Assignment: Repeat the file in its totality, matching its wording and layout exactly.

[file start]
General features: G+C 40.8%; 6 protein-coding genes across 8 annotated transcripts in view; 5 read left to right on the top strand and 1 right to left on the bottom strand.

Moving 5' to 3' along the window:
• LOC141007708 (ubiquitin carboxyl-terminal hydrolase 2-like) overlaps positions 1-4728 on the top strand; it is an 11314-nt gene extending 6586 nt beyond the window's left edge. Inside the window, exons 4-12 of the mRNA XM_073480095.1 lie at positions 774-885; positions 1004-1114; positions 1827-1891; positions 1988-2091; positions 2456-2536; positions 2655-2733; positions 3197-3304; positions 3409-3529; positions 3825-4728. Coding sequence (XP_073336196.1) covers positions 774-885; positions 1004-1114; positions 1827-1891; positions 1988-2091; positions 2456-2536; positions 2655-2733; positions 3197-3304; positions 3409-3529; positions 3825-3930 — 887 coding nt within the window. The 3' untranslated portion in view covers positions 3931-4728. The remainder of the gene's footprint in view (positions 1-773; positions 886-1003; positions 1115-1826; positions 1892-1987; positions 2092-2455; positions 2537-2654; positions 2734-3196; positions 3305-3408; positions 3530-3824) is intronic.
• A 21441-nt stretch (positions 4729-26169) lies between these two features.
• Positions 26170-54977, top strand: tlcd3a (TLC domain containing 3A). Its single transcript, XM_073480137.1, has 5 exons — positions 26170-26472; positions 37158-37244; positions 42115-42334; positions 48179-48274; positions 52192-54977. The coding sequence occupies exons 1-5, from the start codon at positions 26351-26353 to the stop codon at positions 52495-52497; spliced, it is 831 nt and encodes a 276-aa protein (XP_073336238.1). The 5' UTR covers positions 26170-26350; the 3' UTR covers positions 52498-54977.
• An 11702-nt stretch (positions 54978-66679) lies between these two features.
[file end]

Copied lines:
General features: G+C 40.8%; 6 protein-coding genes across 8 annotated transcripts in view; 5 read left to right on the top strand and 1 right to left on the bottom strand.

Moving 5' to 3' along the window:
• LOC141007708 (ubiquitin carboxyl-terminal hydrolase 2-like) overlaps positions 1-4728 on the top strand; it is an 11314-nt gene extending 6586 nt beyond the window's left edge. Inside the window, exons 4-12 of the mRNA XM_073480095.1 lie at positions 774-885; positions 1004-1114; positions 1827-1891; positions 1988-2091; positions 2456-2536; positions 2655-2733; positions 3197-3304; positions 3409-3529; positions 3825-4728. Coding sequence (XP_073336196.1) covers positions 774-885; positions 1004-1114; positions 1827-1891; positions 1988-2091; positions 2456-2536; positions 2655-2733; positions 3197-3304; positions 3409-3529; positions 3825-3930 — 887 coding nt within the window. The 3' untranslated portion in view covers positions 3931-4728. The remainder of the gene's footprint in view (positions 1-773; positions 886-1003; positions 1115-1826; positions 1892-1987; positions 2092-2455; positions 2537-2654; positions 2734-3196; positions 3305-3408; positions 3530-3824) is intronic.
• A 21441-nt stretch (positions 4729-26169) lies between these two features.
• Positions 26170-54977, top strand: tlcd3a (TLC domain containing 3A). Its single transcript, XM_073480137.1, has 5 exons — positions 26170-26472; positions 37158-37244; positions 42115-42334; positions 48179-48274; positions 52192-54977. The coding sequence occupies exons 1-5, from the start codon at positions 26351-26353 to the stop codon at positions 52495-52497; spliced, it is 831 nt and encodes a 276-aa protein (XP_073336238.1). The 5' UTR covers positions 26170-26350; the 3' UTR covers positions 52498-54977.
• An 11702-nt stretch (positions 54978-66679) lies between these two features.